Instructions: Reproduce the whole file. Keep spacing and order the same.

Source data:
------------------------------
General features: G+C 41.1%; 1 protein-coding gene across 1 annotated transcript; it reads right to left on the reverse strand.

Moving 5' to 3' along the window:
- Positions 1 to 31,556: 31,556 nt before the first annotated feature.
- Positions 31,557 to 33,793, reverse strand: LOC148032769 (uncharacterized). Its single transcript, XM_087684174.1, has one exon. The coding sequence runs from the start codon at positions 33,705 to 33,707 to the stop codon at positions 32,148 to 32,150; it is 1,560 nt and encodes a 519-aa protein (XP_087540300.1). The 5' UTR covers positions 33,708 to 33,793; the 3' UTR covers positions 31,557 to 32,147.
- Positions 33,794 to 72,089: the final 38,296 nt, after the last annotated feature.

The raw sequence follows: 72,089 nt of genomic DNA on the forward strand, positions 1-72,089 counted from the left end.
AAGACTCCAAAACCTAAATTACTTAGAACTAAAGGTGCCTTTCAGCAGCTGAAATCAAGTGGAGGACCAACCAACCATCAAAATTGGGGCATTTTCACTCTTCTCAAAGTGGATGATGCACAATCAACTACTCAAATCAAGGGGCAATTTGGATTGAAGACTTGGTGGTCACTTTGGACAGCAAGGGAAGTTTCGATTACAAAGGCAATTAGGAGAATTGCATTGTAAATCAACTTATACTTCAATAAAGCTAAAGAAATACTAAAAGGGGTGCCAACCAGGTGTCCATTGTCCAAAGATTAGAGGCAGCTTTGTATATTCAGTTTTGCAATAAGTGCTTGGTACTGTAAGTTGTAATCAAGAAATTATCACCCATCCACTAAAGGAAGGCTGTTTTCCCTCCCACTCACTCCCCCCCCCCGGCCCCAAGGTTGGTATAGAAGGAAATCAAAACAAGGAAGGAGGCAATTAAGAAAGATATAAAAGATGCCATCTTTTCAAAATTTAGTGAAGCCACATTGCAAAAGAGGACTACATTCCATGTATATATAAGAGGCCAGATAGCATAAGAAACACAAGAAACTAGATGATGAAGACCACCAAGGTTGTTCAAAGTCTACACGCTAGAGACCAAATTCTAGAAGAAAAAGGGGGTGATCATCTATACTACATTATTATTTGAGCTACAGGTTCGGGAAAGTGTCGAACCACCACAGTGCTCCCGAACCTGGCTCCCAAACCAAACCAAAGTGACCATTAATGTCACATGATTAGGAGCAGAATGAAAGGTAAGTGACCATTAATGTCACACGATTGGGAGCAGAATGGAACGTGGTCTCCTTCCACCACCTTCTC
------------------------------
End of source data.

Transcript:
General features: G+C 41.1%; 1 protein-coding gene across 1 annotated transcript; it reads right to left on the reverse strand.

Moving 5' to 3' along the window:
- Positions 1 to 31,556: 31,556 nt before the first annotated feature.
- Positions 31,557 to 33,793, reverse strand: LOC148032769 (uncharacterized). Its single transcript, XM_087684174.1, has one exon. The coding sequence runs from the start codon at positions 33,705 to 33,707 to the stop codon at positions 32,148 to 32,150; it is 1,560 nt and encodes a 519-aa protein (XP_087540300.1). The 5' UTR covers positions 33,708 to 33,793; the 3' UTR covers positions 31,557 to 32,147.
- Positions 33,794 to 72,089: the final 38,296 nt, after the last annotated feature.

The raw sequence follows: 72,089 nt of genomic DNA on the forward strand, positions 1-72,089 counted from the left end.
AAGACTCCAAAACCTAAATTACTTAGAACTAAAGGTGCCTTTCAGCAGCTGAAATCAAGTGGAGGACCAACCAACCATCAAAATTGGGGCATTTTCACTCTTCTCAAAGTGGATGATGCACAATCAACTACTCAAATCAAGGGGCAATTTGGATTGAAGACTTGGTGGTCACTTTGGACAGCAAGGGAAGTTTCGATTACAAAGGCAATTAGGAGAATTGCATTGTAAATCAACTTATACTTCAATAAAGCTAAAGAAATACTAAAAGGGGTGCCAACCAGGTGTCCATTGTCCAAAGATTAGAGGCAGCTTTGTATATTCAGTTTTGCAATAAGTGCTTGGTACTGTAAGTTGTAATCAAGAAATTATCACCCATCCACTAAAGGAAGGCTGTTTTCCCTCCCACTCACTCCCCCCCCCCGGCCCCAAGGTTGGTATAGAAGGAAATCAAAACAAGGAAGGAGGCAATTAAGAAAGATATAAAAGATGCCATCTTTTCAAAATTTAGTGAAGCCACATTGCAAAAGAGGACTACATTCCATGTATATATAAGAGGCCAGATAGCATAAGAAACACAAGAAACTAGATGATGAAGACCACCAAGGTTGTTCAAAGTCTACACGCTAGAGACCAAATTCTAGAAGAAAAAGGGGGTGATCATCTATACTACATTATTATTTGAGCTACAGGTTCGGGAAAGTGTCGAACCACCACAGTGCTCCCGAACCTGGCTCCCAAACCAAACCAAAGTGACCATTAATGTCACATGATTAGGAGCAGAATGAAAGGTAAGTGACCATTAATGTCACACGATTGGGAGCAGAATGGAACGTGGTCTCCTTCCACCACCTTCTC